Stanislaus County leaders grudgingly approved measures Tuesday for permitting marijuana businesses, but also promised tough enforcement of local regulations to control the cannabis industry.
Supervisor Dick Monteith made a motion for a total ban on commercial marijuana activities in the county, and Supervisor Jim DeMartini referred to non-permitted cannabis businesses as "criminal" operations.
Other supervisors were sympathetic with Monteith's views, but there was no second for his motion. The county policies, which will allow no more than seven dispensaries in the unincorporated area, were approved on a 4-1 vote, drawing applause from cannabis merchants and growers in the board chambers.
The county will accept initial applications from interested parties between Oct. 2 and 3 p.m. Oct. 20. The county will approve a maximum of 61 permits for greenhouses, nurseries, testing labs, distribution, transportation and dispensaries. Outdoor cultivation won't be allowed in Stanislaus County.
The limit of seven dispensaries, or one for every 16,000 residents, is consistent with a state average, county staff said.. The county expects that permits and fees charged to commercial operations will take effect Jan. 18.
California voters approved a statewide initiative last year to legalize marijuana. Counties and cities can regulate and tax commercial cannabis and make growers and dispensaries comply with zoning laws.
Noting that some cities will allow retail marijuana outlets, Stanislaus County developed a strategy to permit a limited number of cannabis businesses and collect community benefit fees to cover the cost impacts of legalization.
The county fees will be 8 percent of gross sales for dispensaries and 2.5 percent for testing labs. The rates for indoor cultivation will range from $5 per square-foot for growing areas of 5,000 square feet or less to $10 per square-foot for areas larger than 22,000 square feet. The county projects from $4 million to $7 million in annual revenue from marijuana fees.
To enforce the regulations, it's estimated the county will need an additional 19 staff members in the sheriff's and district attorney's offices, county counsel, planning, public health, probation and agricultural commissioner's offices.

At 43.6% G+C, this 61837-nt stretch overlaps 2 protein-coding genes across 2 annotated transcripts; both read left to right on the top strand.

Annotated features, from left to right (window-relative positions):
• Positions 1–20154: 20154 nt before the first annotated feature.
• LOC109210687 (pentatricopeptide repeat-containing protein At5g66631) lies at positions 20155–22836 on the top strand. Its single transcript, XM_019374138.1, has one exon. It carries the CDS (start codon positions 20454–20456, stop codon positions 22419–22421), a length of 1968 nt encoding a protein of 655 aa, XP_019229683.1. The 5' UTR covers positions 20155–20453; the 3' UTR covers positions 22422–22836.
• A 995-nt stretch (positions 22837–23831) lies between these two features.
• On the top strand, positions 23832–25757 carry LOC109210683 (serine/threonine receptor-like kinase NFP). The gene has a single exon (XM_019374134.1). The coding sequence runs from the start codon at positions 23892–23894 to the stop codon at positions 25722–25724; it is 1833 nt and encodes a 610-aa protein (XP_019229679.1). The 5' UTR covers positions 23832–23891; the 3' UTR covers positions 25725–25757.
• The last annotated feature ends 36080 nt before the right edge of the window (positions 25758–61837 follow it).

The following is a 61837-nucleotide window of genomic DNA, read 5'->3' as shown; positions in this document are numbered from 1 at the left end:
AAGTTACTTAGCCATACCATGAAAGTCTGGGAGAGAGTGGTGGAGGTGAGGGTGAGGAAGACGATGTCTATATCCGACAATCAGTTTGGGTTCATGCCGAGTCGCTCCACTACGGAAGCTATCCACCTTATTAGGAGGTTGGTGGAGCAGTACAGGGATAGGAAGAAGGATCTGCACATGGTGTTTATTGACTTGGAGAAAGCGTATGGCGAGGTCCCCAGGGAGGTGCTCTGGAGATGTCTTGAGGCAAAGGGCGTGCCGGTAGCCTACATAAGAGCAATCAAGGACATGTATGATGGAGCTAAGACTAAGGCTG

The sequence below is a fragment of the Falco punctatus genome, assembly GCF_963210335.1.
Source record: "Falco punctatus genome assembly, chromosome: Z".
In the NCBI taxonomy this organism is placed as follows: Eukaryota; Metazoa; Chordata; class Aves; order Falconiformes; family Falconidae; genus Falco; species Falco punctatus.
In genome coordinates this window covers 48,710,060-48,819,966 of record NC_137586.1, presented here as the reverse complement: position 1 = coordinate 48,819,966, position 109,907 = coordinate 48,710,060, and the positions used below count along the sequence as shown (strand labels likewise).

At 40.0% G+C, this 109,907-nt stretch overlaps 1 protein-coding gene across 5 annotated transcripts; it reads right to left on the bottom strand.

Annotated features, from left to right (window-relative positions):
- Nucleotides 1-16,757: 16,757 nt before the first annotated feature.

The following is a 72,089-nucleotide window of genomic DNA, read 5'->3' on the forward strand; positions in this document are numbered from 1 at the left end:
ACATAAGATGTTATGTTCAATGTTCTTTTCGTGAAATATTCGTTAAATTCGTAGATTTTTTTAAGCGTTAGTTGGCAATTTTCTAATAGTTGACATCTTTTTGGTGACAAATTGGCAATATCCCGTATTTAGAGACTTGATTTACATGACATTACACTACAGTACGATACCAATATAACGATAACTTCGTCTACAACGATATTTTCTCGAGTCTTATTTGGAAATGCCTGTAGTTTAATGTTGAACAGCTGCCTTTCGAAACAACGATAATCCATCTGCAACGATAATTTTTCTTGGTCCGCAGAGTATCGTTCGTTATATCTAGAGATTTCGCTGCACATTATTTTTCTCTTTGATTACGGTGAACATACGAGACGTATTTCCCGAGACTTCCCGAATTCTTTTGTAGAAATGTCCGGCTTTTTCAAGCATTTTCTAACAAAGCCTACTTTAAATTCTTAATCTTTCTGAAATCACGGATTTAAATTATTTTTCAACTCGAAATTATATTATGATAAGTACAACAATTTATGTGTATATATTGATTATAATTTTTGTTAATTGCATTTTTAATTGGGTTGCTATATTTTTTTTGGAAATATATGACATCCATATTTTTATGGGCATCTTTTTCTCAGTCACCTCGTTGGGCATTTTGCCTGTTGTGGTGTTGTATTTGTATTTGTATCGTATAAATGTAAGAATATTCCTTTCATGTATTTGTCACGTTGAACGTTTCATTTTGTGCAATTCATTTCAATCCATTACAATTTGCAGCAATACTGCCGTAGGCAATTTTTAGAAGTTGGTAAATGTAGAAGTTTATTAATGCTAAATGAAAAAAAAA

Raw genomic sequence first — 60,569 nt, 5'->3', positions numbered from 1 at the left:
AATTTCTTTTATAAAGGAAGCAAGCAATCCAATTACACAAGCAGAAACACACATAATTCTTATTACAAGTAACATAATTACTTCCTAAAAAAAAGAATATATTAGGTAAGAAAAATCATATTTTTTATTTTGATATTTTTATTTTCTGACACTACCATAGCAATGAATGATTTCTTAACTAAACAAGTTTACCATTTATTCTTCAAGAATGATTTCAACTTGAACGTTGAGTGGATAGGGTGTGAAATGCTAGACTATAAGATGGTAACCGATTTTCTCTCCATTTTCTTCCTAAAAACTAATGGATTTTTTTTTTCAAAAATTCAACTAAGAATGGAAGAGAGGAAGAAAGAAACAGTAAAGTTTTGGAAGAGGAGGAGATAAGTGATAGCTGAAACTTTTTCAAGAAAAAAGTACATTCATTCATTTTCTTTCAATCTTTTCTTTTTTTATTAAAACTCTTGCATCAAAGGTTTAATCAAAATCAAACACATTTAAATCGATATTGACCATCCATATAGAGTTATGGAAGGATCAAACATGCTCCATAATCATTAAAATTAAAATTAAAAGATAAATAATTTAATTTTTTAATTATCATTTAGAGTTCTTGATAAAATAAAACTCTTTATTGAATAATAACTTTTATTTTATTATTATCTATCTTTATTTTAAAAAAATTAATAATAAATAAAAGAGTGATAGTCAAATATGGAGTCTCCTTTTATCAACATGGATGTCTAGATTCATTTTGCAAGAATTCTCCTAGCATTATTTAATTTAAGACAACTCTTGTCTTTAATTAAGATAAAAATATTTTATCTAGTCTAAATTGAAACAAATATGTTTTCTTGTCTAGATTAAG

Supervisor Terry Withrow said legalization runs contrary to the county's Focus on Prevention effort dealing with the root causes of homelessness, crime and other social problems. Withrow said he believes drug and alcohol abuse are a chief cause of social decay.
The supervisor wants to see enforcement against illegal operations begin as soon as permits are in effect. Monteith doubted that existing marijuana operations that jumped ahead of the Jan. 1, 2018, start date for commercial activities will comply with the county rules.
"I think a lot of this stuff is going to go underground," he said.
Officials believe there are 14 dispensaries and hundreds of cultivation sites in the unincorporated area. Monteith noted that other states that legalized pot, such as Colorado and Washington, have not received the anticipated revenue.
During a comment period, Attorney Nicole Neubert of Clark Neubert LLP lauded the county for creating clear and predictable rules for marijuana.
Mark Gray, who ran a medical cannabis service in downtown Modesto, said pot gave him an appetite during chemotherapy treatment and helped control his nausea.
Jim Gonzalez, a former San Francisco supervisor, said cannabis helped alleviate symptoms for patients during the AIDS epidemic. He said regulations including a track and trace program are needed to prevent growers from using harmful chemicals on marijuana plants.
Stephen Endsley, a retired cardiologist and land investor, said the county's apparent intent to shut dispensaries that don't receive one of the seven permits will close family businesses and force people to draw unemployment.
According to Endsley, the director appointed to manage the state bureau over cannabis regulation said at a Southern California conference that the state will issue regulations in October and will be ready to issue temporary licenses Jan. 1.
County leaders disregarded Endsley's proposal that the county and Modesto form a "public/private cannabis board to guide the development of cannabis and report back to government and elected leadership with guidance."
He proposed serving as the mediator of the board made up of county and city staff members and three members from the public.
His plan distributed at Tuesday's meeting suggested the five county supervisors and seven council members meet for six to eight weeks with a mediator to discuss opportunities and sharing of cannabis revenue.
The meetings would not be open to the public, the plan said. Stanislaus will have a track and trace system to review activity at every point in the cannabis supply chain from production to retail sales. Proof of provenance stamps will bear the county's name to verify the safety and security of products.
After the initial applications are submitted in October, a county committee will use a scoring system to decide which dispensaries are permitted based on a sheriff's criminal background check, plans for security and parking and other criteria.
A scoring system will be used for approving permits for indoor cultivation, manufacturing and other operations if there are more than 54 applicants. "If you have a felony on your record, don't apply," Chiesa said.